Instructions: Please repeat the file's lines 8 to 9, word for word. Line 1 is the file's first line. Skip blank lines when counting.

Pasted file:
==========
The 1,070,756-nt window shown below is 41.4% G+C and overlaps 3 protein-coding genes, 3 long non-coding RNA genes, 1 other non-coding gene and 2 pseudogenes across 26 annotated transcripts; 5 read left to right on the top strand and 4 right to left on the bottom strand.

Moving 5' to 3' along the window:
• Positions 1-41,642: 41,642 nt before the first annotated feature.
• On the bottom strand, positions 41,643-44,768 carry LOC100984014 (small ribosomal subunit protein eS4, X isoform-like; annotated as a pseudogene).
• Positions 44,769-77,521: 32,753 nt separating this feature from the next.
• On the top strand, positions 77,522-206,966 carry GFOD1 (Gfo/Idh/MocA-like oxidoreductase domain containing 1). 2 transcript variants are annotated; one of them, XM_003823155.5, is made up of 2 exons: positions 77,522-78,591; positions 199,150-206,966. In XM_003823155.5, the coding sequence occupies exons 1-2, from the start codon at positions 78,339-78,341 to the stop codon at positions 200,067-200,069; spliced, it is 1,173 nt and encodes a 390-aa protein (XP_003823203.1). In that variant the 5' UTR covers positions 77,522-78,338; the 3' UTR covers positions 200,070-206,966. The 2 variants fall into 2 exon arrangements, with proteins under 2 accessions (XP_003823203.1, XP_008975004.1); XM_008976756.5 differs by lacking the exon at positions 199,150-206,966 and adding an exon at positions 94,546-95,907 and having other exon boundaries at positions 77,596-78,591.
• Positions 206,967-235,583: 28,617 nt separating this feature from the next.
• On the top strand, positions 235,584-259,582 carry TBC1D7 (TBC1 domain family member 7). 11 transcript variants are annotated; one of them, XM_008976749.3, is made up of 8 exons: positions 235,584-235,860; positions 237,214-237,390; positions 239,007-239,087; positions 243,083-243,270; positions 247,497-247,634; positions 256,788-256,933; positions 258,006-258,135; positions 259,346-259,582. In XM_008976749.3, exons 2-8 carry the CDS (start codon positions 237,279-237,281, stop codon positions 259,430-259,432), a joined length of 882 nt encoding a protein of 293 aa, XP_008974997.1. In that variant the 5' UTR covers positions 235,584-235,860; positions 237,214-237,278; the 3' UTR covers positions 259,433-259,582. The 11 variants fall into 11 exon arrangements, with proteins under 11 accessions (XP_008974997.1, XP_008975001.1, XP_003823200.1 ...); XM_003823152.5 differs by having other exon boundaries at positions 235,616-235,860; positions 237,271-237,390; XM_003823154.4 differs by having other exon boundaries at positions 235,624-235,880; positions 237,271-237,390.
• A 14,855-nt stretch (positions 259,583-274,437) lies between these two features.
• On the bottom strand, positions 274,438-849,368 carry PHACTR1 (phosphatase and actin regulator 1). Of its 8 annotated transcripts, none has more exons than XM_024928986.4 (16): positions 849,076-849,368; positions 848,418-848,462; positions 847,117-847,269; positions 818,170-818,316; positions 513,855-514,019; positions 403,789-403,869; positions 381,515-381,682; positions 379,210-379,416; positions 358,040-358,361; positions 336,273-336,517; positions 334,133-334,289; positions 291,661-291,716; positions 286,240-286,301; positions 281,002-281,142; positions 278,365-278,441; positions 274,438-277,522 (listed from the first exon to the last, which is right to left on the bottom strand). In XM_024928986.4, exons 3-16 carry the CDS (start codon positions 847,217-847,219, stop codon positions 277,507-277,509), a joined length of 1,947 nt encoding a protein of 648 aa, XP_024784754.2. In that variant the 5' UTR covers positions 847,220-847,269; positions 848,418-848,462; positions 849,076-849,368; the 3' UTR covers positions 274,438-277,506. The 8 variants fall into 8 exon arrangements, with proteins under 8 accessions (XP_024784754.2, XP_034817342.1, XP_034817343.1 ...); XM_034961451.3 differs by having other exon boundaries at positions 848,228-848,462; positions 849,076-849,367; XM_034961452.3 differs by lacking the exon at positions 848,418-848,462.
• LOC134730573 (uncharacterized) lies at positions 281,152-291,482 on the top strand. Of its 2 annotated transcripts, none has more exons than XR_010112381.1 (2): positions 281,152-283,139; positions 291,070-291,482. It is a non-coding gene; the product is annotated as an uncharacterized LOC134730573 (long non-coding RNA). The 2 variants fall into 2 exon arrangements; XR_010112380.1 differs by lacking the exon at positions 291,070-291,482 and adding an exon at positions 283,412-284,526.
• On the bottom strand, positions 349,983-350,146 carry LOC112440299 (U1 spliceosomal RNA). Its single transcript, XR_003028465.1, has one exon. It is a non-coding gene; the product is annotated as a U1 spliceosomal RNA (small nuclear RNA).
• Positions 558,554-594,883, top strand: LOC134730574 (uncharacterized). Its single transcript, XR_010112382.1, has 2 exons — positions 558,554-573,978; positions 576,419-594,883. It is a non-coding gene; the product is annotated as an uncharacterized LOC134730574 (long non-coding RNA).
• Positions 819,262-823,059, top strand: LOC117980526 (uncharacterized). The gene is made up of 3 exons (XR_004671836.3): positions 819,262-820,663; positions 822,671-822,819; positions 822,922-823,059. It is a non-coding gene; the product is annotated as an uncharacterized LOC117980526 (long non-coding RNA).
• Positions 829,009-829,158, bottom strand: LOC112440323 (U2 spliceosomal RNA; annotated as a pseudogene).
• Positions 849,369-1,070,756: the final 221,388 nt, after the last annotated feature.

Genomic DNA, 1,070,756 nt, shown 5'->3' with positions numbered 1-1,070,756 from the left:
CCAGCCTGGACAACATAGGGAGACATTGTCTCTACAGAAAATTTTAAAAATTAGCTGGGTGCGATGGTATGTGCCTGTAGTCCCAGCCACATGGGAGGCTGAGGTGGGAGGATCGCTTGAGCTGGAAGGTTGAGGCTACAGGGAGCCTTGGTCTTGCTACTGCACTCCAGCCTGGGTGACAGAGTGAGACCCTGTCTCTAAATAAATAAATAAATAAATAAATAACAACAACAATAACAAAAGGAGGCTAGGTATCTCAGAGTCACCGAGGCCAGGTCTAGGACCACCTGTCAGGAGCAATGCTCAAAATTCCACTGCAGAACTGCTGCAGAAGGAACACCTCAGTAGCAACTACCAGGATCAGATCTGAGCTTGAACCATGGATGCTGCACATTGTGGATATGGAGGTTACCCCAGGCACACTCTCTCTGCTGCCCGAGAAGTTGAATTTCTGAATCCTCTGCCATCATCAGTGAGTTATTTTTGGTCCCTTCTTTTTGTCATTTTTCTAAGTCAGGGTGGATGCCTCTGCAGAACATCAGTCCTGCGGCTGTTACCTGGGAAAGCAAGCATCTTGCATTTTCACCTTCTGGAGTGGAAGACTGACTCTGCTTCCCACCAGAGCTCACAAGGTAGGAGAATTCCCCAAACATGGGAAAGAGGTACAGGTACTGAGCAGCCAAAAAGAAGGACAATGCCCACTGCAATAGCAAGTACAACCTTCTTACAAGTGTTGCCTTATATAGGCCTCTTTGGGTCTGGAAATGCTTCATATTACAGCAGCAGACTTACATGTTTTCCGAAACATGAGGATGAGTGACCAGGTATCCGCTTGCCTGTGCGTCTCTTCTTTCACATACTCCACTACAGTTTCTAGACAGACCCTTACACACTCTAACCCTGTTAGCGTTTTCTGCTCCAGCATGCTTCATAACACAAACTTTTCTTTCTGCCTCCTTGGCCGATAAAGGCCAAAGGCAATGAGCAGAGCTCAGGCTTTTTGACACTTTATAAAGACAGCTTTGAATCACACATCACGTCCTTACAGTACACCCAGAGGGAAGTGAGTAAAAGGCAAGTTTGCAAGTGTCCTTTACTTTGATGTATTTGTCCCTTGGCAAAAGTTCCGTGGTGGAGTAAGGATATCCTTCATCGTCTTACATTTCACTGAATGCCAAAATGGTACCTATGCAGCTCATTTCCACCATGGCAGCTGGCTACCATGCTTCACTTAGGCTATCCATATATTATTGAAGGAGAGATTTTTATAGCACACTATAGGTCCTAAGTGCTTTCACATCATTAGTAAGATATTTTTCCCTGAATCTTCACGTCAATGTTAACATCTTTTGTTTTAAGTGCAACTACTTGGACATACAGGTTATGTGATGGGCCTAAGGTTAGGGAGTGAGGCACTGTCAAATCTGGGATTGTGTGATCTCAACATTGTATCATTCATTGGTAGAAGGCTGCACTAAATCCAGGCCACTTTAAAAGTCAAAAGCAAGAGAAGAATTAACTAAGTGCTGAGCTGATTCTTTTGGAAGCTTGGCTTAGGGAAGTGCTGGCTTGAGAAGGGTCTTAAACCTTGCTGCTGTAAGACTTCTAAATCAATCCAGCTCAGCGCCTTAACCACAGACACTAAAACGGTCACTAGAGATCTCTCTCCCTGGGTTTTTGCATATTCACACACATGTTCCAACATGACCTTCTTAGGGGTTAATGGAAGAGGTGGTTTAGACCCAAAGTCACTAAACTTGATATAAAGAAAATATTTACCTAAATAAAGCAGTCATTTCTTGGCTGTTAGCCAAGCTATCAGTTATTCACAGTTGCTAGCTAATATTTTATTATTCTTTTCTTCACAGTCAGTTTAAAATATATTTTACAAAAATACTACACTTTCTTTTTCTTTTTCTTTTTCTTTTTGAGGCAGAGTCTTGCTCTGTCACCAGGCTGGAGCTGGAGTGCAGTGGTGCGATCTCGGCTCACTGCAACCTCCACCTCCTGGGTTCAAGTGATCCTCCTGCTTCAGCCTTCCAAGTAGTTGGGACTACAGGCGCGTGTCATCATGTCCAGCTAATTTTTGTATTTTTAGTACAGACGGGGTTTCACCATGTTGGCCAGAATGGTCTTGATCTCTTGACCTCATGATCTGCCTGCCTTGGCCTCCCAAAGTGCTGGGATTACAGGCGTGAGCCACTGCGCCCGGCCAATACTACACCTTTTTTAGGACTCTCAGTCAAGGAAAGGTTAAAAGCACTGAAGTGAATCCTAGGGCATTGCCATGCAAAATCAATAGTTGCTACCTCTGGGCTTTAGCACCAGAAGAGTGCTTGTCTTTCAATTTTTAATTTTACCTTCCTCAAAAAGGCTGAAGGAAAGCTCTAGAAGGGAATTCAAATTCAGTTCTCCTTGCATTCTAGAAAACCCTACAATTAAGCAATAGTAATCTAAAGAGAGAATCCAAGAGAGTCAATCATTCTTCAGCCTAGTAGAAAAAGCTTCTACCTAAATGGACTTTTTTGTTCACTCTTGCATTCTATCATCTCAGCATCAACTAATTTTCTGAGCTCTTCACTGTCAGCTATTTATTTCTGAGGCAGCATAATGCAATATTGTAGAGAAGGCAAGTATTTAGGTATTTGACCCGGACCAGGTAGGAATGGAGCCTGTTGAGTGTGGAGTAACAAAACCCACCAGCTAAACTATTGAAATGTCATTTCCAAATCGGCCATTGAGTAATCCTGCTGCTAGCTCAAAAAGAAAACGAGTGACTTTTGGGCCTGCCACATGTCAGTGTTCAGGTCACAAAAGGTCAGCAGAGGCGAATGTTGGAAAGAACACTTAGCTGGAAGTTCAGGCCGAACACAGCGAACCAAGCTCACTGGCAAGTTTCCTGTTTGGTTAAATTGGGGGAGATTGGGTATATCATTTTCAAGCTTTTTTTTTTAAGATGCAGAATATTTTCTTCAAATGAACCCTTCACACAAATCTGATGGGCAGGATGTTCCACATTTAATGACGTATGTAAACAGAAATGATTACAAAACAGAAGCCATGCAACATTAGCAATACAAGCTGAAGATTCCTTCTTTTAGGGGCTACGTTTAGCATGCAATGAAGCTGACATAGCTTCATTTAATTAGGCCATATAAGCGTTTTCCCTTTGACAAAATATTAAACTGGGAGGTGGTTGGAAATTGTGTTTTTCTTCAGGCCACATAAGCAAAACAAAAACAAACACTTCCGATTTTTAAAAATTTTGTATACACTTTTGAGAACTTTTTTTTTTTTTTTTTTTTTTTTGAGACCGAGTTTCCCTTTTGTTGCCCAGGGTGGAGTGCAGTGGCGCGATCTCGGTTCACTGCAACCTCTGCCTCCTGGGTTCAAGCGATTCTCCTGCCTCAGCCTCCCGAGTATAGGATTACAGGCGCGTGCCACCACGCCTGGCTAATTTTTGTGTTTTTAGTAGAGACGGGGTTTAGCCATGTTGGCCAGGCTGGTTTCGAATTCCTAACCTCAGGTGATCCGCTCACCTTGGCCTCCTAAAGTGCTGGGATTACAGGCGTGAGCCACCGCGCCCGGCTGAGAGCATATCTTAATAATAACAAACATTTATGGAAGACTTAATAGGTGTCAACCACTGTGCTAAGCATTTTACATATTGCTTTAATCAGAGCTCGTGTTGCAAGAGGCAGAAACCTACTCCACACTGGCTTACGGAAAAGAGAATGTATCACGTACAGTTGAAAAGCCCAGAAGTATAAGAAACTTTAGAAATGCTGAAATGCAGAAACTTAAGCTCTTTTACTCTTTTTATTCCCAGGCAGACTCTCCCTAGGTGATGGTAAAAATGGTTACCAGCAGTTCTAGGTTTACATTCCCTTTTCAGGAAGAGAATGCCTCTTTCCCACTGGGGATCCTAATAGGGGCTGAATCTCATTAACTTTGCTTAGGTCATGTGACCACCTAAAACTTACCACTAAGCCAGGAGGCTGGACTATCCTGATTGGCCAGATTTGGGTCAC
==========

• On the top strand, positions 235,584-259,582 carry TBC1D7 (TBC1 domain family member 7). 11 transcript variants are annotated; one of them, XM_008976749.3, is made up of 8 exons: positions 235,584-235,860; positions 237,214-237,390; positions 239,007-239,087; positions 243,083-243,270; positions 247,497-247,634; positions 256,788-256,933; positions 258,006-258,135; positions 259,346-259,582. In XM_008976749.3, exons 2-8 carry the CDS (start codon positions 237,279-237,281, stop codon positions 259,430-259,432), a joined length of 882 nt encoding a protein of 293 aa, XP_008974997.1. In that variant the 5' UTR covers positions 235,584-235,860; positions 237,214-237,278; the 3' UTR covers positions 259,433-259,582. The 11 variants fall into 11 exon arrangements, with proteins under 11 accessions (XP_008974997.1, XP_008975001.1, XP_003823200.1 ...); XM_003823152.5 differs by having other exon boundaries at positions 235,616-235,860; positions 237,271-237,390; XM_003823154.4 differs by having other exon boundaries at positions 235,624-235,880; positions 237,271-237,390.
• A 14,855-nt stretch (positions 259,583-274,437) lies between these two features.